The Bermondsey Beer Mile could face closures if it is not pedestrianised during the weekend, one of its top breweries has warned.
Hawkes Cidery on Druid Street is calling for the road to be made car-free on Saturdays during hours of operation to help with social distancing.
Its founder, Simon Wright, said the Mile needed to be pedestrianised to help with social distancing requirements.
Normal capacity has reduced substantially as a result of the need to prevent coronavirus.
“We’re at least at half capacity of what we can do normally,” said Mr Wright. “Businesses can’t survive on fifty per cent capacity. Unless we have this, it will make it very difficult to make ends meet, a lot of businesses will go to the wall.”
Mr Wright is calling on the council to ban cars from using Druid St during Saturday, which is the main trading day for tap-rooms on the strip.
He pointed to examples of Westminster Council pedestrianising parts of Soho to allow restaurants and bars to have ‘al-fresco’ eating and drinking.
But seeking to allay concerns from residents, some of whom will live on nearby council estates, Mr Wright said a car-free mile would allow breweries to more closely control the numbers of people drinking outside.
“There’s been a big thing about take-away pints, and having them wherever,” he said.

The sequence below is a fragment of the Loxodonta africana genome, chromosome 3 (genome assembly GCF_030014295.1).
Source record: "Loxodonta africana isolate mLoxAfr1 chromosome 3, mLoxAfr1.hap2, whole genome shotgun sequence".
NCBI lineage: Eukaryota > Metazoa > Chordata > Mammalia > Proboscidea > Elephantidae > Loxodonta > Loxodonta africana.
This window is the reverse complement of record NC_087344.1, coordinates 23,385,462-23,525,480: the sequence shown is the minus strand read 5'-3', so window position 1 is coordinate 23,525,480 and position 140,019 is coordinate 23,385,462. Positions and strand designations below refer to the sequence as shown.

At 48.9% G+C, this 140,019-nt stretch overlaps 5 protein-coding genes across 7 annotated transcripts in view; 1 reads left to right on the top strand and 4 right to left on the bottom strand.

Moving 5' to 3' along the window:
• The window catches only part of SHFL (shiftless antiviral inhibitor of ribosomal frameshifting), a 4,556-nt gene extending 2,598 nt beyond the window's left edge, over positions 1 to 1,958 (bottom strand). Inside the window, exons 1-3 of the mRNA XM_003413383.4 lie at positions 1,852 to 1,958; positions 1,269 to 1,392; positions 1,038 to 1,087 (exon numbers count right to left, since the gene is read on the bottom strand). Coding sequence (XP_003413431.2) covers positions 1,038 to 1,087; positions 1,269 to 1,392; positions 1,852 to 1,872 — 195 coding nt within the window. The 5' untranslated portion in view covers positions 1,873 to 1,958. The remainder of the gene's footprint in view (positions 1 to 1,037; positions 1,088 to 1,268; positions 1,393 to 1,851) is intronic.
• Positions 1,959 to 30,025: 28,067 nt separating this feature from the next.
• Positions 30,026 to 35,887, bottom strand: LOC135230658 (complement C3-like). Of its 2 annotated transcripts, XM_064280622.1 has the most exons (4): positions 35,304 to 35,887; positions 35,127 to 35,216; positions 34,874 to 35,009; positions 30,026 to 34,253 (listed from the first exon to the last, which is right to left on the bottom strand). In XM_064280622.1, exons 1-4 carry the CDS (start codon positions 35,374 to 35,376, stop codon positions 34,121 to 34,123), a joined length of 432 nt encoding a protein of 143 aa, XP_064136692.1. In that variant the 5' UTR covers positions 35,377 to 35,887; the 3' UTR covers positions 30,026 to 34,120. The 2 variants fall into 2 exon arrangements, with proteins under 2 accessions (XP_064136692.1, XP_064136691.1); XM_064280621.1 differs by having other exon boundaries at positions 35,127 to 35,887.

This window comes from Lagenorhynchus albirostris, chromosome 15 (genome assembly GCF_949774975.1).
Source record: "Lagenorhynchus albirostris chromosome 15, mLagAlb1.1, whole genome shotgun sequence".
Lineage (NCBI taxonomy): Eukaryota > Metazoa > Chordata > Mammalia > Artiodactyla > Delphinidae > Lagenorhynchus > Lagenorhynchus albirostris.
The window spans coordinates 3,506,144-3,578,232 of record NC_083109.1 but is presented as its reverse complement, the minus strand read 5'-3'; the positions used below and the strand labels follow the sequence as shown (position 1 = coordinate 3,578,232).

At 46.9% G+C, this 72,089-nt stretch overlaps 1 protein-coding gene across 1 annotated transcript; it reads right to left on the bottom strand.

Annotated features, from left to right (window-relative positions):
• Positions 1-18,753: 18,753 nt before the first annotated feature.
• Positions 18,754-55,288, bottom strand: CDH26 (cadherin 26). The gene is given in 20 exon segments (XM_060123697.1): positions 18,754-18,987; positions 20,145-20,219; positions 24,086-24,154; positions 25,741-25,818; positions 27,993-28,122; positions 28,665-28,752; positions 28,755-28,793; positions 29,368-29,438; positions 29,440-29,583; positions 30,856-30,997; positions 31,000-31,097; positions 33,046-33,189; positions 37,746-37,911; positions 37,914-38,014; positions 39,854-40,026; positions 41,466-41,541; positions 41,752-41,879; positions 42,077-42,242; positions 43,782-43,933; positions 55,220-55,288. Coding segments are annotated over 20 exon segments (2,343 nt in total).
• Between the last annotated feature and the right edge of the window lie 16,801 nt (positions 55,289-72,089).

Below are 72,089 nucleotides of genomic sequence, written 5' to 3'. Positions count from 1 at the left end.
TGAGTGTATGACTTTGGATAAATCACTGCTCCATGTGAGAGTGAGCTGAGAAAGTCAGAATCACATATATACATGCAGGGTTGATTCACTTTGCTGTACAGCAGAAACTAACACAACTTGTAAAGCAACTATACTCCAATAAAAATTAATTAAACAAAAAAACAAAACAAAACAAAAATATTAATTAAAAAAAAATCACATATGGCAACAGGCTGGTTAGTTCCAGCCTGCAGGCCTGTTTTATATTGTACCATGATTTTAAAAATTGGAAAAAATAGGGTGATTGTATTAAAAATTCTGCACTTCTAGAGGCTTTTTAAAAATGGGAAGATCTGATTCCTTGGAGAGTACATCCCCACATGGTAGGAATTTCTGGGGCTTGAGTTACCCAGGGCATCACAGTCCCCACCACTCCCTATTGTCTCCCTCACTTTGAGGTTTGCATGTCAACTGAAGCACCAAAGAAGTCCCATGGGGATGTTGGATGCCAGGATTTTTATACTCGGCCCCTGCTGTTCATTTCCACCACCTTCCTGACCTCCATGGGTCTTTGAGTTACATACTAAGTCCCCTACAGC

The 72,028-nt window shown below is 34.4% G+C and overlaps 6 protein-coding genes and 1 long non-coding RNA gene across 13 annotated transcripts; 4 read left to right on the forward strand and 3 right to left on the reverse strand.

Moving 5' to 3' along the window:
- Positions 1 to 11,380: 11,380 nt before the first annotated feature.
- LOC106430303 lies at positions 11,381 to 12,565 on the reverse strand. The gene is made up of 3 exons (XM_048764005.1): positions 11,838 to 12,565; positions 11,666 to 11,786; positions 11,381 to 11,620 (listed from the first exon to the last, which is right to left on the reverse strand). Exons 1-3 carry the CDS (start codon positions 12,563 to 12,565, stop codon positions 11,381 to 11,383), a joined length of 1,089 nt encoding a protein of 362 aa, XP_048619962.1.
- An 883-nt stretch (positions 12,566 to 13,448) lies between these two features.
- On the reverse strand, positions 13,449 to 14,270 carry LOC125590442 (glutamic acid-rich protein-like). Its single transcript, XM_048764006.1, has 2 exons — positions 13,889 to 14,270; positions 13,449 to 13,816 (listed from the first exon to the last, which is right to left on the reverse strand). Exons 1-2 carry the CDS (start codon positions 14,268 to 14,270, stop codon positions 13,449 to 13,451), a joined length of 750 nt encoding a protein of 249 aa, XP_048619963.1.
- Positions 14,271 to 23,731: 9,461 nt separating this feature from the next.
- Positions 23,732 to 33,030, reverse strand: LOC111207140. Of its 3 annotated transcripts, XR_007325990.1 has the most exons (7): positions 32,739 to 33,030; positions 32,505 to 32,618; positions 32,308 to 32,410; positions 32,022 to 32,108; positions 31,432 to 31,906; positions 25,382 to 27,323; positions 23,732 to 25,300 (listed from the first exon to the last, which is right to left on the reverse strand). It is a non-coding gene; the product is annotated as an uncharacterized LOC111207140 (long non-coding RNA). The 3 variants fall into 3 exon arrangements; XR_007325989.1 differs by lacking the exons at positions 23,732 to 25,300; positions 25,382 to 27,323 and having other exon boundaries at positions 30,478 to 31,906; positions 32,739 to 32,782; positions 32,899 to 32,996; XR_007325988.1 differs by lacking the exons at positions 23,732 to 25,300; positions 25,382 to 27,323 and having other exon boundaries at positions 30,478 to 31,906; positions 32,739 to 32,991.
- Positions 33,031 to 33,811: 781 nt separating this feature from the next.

But having tables out on the road would mean, “we can control the flow of people better. There’s also a safety concern at the moment, with cars going up and down and pedestrians going into the road.
“We’re only talking twelve to eight, it’s not a late night thing. We just feel it’s the safest solution for everybody.”
Mr Wright’s call comes after another Bermondsey Beer Mile business, Affinity, urged its fellow businesses not to open to the public over social distancing fears.
“We know that a huge percentage of people who drink in the breweries in Bermondsey are not from the local area,” said Affinity co-founder Ben Duckworth.
“This is not your local pub with people who haven’t seen each other for ages and are meeting for a socially distanced pint; this is encouraging people to travel from miles away to congregate in enclosed, unprepared spaces.”